William C. Sager Jr. didn’t even want to go out with his buddies on the night before Mother’s Day in 2014, but he didn’t want to disappoint a friend, his fiancée told a State Supreme Court justice Wednesday morning.
As a result, Erika Webster said, “his life was cut short by someone who was given more chances than he deserved.”
That someone was Jeffrey J. Basil, 37, whom Justice Penny W. Wolfgang sentenced to 18 years in prison plus five years of post-release supervision for his guilty plea to first-degree manslaughter in Sager’s death.
Basil, who has been held without bail since his arrest shortly after the incident last year, will have to serve between 15 and 16 years, including time already served, before he has the possibility of release.
On May 11, 2014, while serving as manager of Molly’s Pub on Main Street in University Heights, Basil shoved Sager over a staircase in what was described as an unprovoked assault inside the bar. The Air National Guardsman plummeted to the bottom of the steps and suffered a catastrophic brain injury. Sager, 28, died July 31.
Webster was both angry and tearful as she addressed the courtroom Wednesday. She described getting the telephone call on Mother’s Day that “was like someone stole the air from my lungs.”
She said she had to resign her job so she could be with her fiancé while he was hospitalized, and she told how he would make small improvements that gave her hope he would recover before it became clear that recovery would not come.
“I was by his side (at the end), and I told him how much I loved him and it was OK,” Webster said. “But it was absolutely not OK.”
Speaking for herself and the rest of the Sager family, she asked Wolfgang to impose the longest possible sentence from the agreed-upon range of 15 to 21 years.
But no matter what happened to Basil, Webster added, “none of this will change anything for us now.”
With her decision to sentence Basil to 18 years, Wolfgang “essentially cut the baby in the middle,” Erie County District Attorney Frank A. Sedita III said after the decision. “I wish he would have gotten 21. I think he deserved the maximum.”
The district attorney acknowledged, however, “the unusual and peculiar circumstances of this case.”
For one thing, because Basil had a prior drug-related felony conviction, it was unusual that he was even allowed to manage a bar. And, although Basil has been described as drunk or high when he attacked Sager, the reason why he went after one of his customers that night remains unknown.
Before sentencing, Assistant District Attorney Christopher J. Belling, who prosecuted the case, asked the judge to recognize Basil’s rough history.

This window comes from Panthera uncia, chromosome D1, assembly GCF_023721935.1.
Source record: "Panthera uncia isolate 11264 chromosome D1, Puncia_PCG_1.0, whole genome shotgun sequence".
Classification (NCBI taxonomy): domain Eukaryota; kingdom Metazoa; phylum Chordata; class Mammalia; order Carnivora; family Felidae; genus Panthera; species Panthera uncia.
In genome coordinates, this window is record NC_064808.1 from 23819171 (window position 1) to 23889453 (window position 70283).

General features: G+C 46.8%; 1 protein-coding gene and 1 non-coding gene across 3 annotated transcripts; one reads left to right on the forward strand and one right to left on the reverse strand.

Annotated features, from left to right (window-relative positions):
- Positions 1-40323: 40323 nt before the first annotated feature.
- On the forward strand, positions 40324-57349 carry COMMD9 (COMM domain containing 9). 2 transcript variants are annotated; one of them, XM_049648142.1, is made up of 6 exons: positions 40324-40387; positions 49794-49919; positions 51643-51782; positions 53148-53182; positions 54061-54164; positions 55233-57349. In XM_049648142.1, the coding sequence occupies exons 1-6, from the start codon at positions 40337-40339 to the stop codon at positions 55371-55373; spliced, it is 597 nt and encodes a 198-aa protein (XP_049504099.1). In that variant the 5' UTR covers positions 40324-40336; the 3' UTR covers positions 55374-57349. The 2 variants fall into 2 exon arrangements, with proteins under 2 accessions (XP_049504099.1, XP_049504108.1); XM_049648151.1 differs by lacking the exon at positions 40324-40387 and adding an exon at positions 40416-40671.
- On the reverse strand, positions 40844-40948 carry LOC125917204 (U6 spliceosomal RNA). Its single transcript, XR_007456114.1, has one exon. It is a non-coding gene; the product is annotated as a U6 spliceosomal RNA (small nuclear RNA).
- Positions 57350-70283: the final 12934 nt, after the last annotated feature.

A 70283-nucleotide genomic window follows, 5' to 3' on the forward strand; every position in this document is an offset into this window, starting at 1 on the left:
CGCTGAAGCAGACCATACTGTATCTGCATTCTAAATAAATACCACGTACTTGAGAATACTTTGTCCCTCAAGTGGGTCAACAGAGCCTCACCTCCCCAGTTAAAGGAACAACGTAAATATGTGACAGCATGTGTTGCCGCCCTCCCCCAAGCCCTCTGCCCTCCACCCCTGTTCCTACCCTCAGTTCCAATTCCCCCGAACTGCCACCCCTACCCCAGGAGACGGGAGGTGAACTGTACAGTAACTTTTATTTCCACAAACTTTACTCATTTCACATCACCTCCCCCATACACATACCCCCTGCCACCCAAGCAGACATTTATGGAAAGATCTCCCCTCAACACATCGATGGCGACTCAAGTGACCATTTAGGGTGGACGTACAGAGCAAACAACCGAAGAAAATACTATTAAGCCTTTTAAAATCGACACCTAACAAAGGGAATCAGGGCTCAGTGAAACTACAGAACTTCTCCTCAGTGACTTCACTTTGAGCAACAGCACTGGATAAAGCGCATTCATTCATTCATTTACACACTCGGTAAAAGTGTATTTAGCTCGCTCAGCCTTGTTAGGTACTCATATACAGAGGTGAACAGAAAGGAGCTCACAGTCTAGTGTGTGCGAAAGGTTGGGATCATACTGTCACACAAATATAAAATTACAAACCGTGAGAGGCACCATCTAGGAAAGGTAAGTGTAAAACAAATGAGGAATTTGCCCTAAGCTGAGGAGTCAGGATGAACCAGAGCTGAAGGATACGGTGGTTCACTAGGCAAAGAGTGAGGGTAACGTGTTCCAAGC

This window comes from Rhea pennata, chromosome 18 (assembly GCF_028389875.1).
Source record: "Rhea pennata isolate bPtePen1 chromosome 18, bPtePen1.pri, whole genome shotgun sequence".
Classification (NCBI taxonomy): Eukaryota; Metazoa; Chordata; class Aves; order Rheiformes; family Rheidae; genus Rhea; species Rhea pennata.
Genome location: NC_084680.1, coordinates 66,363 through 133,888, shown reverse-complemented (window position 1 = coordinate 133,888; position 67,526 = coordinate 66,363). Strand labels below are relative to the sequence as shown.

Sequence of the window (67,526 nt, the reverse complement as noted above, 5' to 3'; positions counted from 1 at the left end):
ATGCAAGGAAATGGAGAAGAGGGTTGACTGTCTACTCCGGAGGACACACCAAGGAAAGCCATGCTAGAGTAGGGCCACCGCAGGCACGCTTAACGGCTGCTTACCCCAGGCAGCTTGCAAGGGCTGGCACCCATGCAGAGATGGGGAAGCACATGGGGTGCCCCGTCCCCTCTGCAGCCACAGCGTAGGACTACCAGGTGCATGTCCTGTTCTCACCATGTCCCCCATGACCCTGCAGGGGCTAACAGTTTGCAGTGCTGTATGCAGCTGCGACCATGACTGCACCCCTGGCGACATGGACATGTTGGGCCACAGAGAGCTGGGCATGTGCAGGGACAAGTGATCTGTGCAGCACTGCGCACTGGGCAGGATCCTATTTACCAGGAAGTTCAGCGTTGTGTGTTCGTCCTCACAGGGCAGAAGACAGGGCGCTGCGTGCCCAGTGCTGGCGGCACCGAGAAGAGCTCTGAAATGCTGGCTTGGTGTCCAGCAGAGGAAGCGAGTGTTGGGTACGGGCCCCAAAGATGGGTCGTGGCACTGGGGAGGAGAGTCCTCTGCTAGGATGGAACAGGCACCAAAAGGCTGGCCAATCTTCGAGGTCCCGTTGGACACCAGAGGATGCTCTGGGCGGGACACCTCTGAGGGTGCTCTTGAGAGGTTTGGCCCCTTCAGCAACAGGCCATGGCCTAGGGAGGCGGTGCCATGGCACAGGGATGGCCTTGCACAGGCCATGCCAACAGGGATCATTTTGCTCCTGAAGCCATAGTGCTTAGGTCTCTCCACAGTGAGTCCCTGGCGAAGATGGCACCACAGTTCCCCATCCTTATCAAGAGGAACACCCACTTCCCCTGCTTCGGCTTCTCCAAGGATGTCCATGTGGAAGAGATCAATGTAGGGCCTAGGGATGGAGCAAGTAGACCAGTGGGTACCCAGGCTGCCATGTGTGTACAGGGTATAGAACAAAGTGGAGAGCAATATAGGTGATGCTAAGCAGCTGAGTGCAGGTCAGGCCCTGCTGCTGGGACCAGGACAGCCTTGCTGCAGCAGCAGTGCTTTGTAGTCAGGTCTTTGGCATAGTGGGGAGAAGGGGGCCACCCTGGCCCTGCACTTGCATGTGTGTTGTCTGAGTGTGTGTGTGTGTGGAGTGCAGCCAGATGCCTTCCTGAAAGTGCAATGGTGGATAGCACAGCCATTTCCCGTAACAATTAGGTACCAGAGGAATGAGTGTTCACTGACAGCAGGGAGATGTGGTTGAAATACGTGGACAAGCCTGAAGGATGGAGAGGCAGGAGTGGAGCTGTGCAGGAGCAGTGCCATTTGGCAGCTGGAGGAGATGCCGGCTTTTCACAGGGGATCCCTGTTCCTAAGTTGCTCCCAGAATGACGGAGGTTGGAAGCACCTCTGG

“He has behaved as a bully for many, many years, and that culminated in this offense,” Belling said.
That also may have contributed to a trial jury’s decision in January to convict Basil of second-degree murder.
Wolfgang vacated that verdict in May after an instance of juror misconduct was discovered.
Rather than retry the case, prosecutors and defense attorneys Joel L. Daniels and Andrew C. LoTempio came to an agreement that led Basil to plead guilty June 9 to the lesser offense of manslaughter.
Also making the case unusual was the presence of two off-duty Buffalo police officers who were working security at the bar on the night of the attack.
“There were two police officers involved in this case,” Sedita said Wednesday. “One was Adam O’Shei, who was immediately cooperative with the District Attorney’s Office and who I think regrets some of his actions that night.
“Officer (Robert E.) Eloff was a different kind of officer,” Sedita said. “He lied to us. He took the Fifth Amendment during our investigation – I’d never see an officer do that before.”
On July 15, a federal grand jury indicted Eloff, 40, on two counts, charging him with deprivation of rights under color of law and conspiracy to deprive an individual of rights under color of law for his alleged treatment of Sager and Sager’s friend Donald Hall that night.
Hall was with Sager at Molly’s on the night he was assaulted, and afterward he asked Eloff for his name and badge number. Eloff allegedly put Hall in handcuffs.
The indictment says Eloff arrested “D.H.” without probable cause and deprived him of his constitutional rights to be free from unreasonable seizure and to due process of law. The other count accuses Eloff of conspiring with an unnamed person to violate the constitutional rights of “D.H. and W.S.”
Eloff remains suspended from the Police Department with pay. The U.S. Attorney’s Office has indicated that it will not be filing any charges against O’Shei.